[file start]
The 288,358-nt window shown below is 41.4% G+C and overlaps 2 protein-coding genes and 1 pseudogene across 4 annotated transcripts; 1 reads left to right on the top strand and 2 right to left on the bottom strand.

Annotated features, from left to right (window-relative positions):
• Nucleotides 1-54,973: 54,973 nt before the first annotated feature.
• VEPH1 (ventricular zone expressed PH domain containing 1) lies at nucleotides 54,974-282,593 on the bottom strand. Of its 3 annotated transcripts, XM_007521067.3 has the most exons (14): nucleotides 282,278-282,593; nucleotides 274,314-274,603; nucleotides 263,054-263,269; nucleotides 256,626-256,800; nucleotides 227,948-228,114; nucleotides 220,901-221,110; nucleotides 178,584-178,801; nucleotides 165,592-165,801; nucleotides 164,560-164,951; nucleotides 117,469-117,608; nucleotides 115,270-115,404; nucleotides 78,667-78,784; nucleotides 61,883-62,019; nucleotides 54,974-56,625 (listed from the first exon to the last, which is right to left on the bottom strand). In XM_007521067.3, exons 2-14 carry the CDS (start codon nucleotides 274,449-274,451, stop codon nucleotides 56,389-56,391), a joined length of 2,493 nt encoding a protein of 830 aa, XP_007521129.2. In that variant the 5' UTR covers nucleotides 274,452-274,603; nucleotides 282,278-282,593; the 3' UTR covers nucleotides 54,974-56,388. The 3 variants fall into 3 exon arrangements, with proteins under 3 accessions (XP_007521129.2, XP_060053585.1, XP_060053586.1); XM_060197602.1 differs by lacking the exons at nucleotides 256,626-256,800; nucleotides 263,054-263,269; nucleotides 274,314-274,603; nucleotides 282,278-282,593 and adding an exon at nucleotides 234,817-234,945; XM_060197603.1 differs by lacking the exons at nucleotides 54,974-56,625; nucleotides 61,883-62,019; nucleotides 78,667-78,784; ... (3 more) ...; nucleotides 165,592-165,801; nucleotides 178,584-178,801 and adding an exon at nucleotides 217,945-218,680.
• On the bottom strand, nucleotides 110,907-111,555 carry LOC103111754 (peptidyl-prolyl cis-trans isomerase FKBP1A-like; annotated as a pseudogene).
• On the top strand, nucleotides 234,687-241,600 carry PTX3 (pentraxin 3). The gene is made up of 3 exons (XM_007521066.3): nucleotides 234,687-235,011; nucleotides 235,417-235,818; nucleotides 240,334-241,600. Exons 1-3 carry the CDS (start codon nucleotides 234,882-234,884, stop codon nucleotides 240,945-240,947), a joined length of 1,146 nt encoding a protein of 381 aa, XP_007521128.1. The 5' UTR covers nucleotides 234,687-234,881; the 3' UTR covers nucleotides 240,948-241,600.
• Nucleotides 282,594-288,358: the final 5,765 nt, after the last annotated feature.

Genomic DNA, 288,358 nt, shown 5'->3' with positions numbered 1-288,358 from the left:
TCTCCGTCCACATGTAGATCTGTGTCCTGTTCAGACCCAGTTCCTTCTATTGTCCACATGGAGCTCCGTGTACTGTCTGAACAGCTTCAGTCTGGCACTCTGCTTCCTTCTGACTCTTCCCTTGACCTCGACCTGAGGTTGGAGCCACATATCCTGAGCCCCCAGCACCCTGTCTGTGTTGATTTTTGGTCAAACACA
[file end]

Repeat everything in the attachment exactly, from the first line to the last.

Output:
The 288,358-nt window shown below is 41.4% G+C and overlaps 2 protein-coding genes and 1 pseudogene across 4 annotated transcripts; 1 reads left to right on the top strand and 2 right to left on the bottom strand.

Annotated features, from left to right (window-relative positions):
• Nucleotides 1-54,973: 54,973 nt before the first annotated feature.
• VEPH1 (ventricular zone expressed PH domain containing 1) lies at nucleotides 54,974-282,593 on the bottom strand. Of its 3 annotated transcripts, XM_007521067.3 has the most exons (14): nucleotides 282,278-282,593; nucleotides 274,314-274,603; nucleotides 263,054-263,269; nucleotides 256,626-256,800; nucleotides 227,948-228,114; nucleotides 220,901-221,110; nucleotides 178,584-178,801; nucleotides 165,592-165,801; nucleotides 164,560-164,951; nucleotides 117,469-117,608; nucleotides 115,270-115,404; nucleotides 78,667-78,784; nucleotides 61,883-62,019; nucleotides 54,974-56,625 (listed from the first exon to the last, which is right to left on the bottom strand). In XM_007521067.3, exons 2-14 carry the CDS (start codon nucleotides 274,449-274,451, stop codon nucleotides 56,389-56,391), a joined length of 2,493 nt encoding a protein of 830 aa, XP_007521129.2. In that variant the 5' UTR covers nucleotides 274,452-274,603; nucleotides 282,278-282,593; the 3' UTR covers nucleotides 54,974-56,388. The 3 variants fall into 3 exon arrangements, with proteins under 3 accessions (XP_007521129.2, XP_060053585.1, XP_060053586.1); XM_060197602.1 differs by lacking the exons at nucleotides 256,626-256,800; nucleotides 263,054-263,269; nucleotides 274,314-274,603; nucleotides 282,278-282,593 and adding an exon at nucleotides 234,817-234,945; XM_060197603.1 differs by lacking the exons at nucleotides 54,974-56,625; nucleotides 61,883-62,019; nucleotides 78,667-78,784; ... (3 more) ...; nucleotides 165,592-165,801; nucleotides 178,584-178,801 and adding an exon at nucleotides 217,945-218,680.
• On the bottom strand, nucleotides 110,907-111,555 carry LOC103111754 (peptidyl-prolyl cis-trans isomerase FKBP1A-like; annotated as a pseudogene).
• On the top strand, nucleotides 234,687-241,600 carry PTX3 (pentraxin 3). The gene is made up of 3 exons (XM_007521066.3): nucleotides 234,687-235,011; nucleotides 235,417-235,818; nucleotides 240,334-241,600. Exons 1-3 carry the CDS (start codon nucleotides 234,882-234,884, stop codon nucleotides 240,945-240,947), a joined length of 1,146 nt encoding a protein of 381 aa, XP_007521128.1. The 5' UTR covers nucleotides 234,687-234,881; the 3' UTR covers nucleotides 240,948-241,600.
• Nucleotides 282,594-288,358: the final 5,765 nt, after the last annotated feature.

Genomic DNA, 288,358 nt, shown 5'->3' with positions numbered 1-288,358 from the left:
TCTCCGTCCACATGTAGATCTGTGTCCTGTTCAGACCCAGTTCCTTCTATTGTCCACATGGAGCTCCGTGTACTGTCTGAACAGCTTCAGTCTGGCACTCTGCTTCCTTCTGACTCTTCCCTTGACCTCGACCTGAGGTTGGAGCCACATATCCTGAGCCCCCAGCACCCTGTCTGTGTTGATTTTTGGTCAAACACA